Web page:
Classrooms today are more diverse than ever, creating challenges for teachers who may not have experienced the same diversity when they were students. Teachers are also held accountable for high-stakes test scores, which can make literacy development even tougher to manage. More and more students are coming into classrooms with extreme reading level differences. An effective teacher must learn to differentiate lessons to accommodate these differences and meet the needs of each student.
How to Meet Every Child’s Needs
In order to meet the needs of every child in a classroom, teachers have three choices. First, they can teach small groups of students whose literacy development is at a similar level. Or, they can teach individuals in one-on-one conferences. Third, they can create centers that are differentiated by beginner, intermediate and advanced materials. Teachers can use a variety of assessments to evaluate studentsâ€™ reading levels. Many districts purchase benchmark kits created by DRA, Rigby, or Fountas and Pinnell. These are companies who have created reading samples and running record assessments designed to establish reading levels and assist in plans for literacy development.
Meeting Needs Through Small Groups and One-on-One Conferences
Once a reading level for each student has been set and the studentsâ€™ strengths and challenges have been identified, the teacher is ready to set up a schedule for small-group instruction and one-on-one conferencing. Students will be placed in small groups based on their literacy development. The groups will be flexible as students build on what they already know and become ready to engage with other students at higher reading levels. During a small-group meeting, the teacher will present a brief (five-minute) mini-lesson that teachers a specific skill and then will help the students use the new skill to read books at their reading levels. During one-on-one conferences, students meet individually with the teacher to talk about the books they are reading independently, as well as some of the ideas they have written about in response to those books. Spending time with individuals and small groups is critical to helping teachers gather appropriate data and plan for future lessons.
Differentiated Centers Can Help Literacy Development
In order to make sure small group and one-on-one conferencing goes according to plan, teachers need to set up centers for the students who arenâ€™t meeting with the teacher. At each center are materials differentiated by reading levels to ensure appropriate literacy development even while learning independently. According to Scholastic, differentiated centers are different from traditional centers in that:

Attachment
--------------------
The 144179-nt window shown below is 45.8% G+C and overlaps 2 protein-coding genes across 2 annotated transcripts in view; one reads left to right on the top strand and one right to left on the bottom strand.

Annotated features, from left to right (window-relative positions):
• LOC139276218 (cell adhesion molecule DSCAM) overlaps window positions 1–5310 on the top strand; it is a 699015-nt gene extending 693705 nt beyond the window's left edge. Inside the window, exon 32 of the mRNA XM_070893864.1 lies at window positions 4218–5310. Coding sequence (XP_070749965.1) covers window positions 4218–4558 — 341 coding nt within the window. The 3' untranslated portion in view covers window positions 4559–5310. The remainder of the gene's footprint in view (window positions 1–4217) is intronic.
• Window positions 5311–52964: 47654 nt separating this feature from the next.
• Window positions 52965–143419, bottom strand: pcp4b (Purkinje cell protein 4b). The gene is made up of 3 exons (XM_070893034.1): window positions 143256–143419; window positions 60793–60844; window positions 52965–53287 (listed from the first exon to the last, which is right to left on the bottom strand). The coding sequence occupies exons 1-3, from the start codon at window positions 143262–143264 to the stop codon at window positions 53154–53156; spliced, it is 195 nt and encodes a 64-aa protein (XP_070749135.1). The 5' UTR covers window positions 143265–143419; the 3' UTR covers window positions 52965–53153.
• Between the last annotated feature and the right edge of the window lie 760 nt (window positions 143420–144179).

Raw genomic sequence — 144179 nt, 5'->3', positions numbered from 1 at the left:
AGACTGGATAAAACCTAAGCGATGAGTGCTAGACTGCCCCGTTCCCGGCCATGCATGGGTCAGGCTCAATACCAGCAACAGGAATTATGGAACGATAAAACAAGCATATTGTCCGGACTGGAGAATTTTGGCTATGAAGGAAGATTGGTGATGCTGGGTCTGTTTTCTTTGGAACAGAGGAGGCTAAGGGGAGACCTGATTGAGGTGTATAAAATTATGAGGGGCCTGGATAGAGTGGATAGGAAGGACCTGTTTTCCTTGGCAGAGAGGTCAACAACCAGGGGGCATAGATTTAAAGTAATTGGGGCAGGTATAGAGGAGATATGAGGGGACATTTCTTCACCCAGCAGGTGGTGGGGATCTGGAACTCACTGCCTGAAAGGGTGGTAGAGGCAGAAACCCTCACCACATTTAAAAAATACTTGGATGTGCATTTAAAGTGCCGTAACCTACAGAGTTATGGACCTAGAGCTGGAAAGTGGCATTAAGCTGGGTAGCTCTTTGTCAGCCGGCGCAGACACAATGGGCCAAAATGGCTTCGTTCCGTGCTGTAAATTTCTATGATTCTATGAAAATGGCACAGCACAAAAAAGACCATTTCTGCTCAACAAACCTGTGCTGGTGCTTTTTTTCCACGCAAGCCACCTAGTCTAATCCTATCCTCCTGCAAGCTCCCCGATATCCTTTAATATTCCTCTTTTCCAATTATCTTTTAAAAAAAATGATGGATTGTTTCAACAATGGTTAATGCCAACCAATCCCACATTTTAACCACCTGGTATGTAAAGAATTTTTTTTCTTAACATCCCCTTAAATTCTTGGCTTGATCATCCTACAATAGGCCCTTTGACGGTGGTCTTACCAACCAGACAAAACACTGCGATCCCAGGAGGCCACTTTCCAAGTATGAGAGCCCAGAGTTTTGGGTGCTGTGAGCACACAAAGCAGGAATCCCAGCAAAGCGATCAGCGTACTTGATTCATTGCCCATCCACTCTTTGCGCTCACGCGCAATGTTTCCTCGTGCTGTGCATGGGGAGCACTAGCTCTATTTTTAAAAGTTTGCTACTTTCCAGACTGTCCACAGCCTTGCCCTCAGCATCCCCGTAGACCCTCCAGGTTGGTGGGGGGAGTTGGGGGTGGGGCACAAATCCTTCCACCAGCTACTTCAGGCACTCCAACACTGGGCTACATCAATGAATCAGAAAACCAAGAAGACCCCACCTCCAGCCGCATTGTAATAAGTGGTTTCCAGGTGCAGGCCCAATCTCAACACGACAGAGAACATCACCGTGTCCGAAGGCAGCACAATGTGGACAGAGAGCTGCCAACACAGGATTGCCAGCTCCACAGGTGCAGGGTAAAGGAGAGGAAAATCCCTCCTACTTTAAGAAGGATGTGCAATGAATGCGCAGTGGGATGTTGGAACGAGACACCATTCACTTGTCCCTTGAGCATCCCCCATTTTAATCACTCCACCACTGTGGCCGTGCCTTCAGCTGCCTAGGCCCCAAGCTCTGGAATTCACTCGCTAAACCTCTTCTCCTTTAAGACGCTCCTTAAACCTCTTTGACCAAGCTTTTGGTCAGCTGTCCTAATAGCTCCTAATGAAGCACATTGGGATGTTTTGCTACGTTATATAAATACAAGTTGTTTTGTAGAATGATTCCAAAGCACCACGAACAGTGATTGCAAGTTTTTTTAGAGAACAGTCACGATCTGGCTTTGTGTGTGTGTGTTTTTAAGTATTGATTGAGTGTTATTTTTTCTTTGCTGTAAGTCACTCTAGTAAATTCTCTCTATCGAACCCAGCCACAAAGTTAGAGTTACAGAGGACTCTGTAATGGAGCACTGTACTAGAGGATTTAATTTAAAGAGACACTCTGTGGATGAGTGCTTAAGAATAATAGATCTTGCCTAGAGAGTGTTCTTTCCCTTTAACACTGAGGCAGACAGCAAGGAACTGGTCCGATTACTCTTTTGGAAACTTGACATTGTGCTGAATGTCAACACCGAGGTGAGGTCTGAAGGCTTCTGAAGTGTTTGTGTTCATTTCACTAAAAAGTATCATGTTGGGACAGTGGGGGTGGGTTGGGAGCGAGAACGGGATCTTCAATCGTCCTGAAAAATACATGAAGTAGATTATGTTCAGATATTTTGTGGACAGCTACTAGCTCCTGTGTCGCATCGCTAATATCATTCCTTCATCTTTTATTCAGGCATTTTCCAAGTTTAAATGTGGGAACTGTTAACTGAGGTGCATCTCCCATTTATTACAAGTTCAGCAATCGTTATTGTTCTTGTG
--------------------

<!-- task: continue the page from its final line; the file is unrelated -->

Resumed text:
- Activities are based on student assessments.
- Students use multilevel resources.
- Students are engaged in lessons.
- The center is designed to incorporate levels of support based on student need.
- Tiered activities include varied responses for each skill or strategy.
- Students select activities within their instructional zone according to a coding system.
Differentiated centers meet learners where they are and help them practice developmentally appropriate literacy skills, ensuring that they can be truly independent.
Using Technology to Differentiate
One of the major benefits of using technology is that it can be differentiated for each individual without hours of planning and extra lessons. There are great programs for kids to use with laptops and iPads, some for free and some for a fee. Teachers may consider choosing one or two that address different ways students learn and get students very familiar with them so that they can be completely independent. For learners who need explicit directions, Reading A to Z or ReadWorks are good programs to try. These programs are driven by passages sorted by reading levels and follow-up questions designed to push literacy development in the areas of fluency, comprehension and accuracy. For learners who need more creative expression, try Wordle or Popplet, where kids are able to use drawings and shapes to make their words more meaningful. Finally, for kids who have more logical skills, VoiceThread or Explain Everything are good resources.
When teachers start to see the benefits of differentiation, they may want to read more about research-based practices for differentiation in the classroom. The following books discuss how reading levels can help teachers increase literacy development through differentiation:
- Developing Students’ Multiple Intelligences by Kristen Nicholson-Nelson
- The Differentiated Classroom by Carol Ann Tomlinson
- Differentiation in Action by Judith Dodge
- How the Brain Learns by David A. Sousa
- How to Differentiate Instruction in Mixed Ability Classrooms by Carol Ann Tomlinson
- Multiple Intelligences: The Theory in Practice by Howard Gardner
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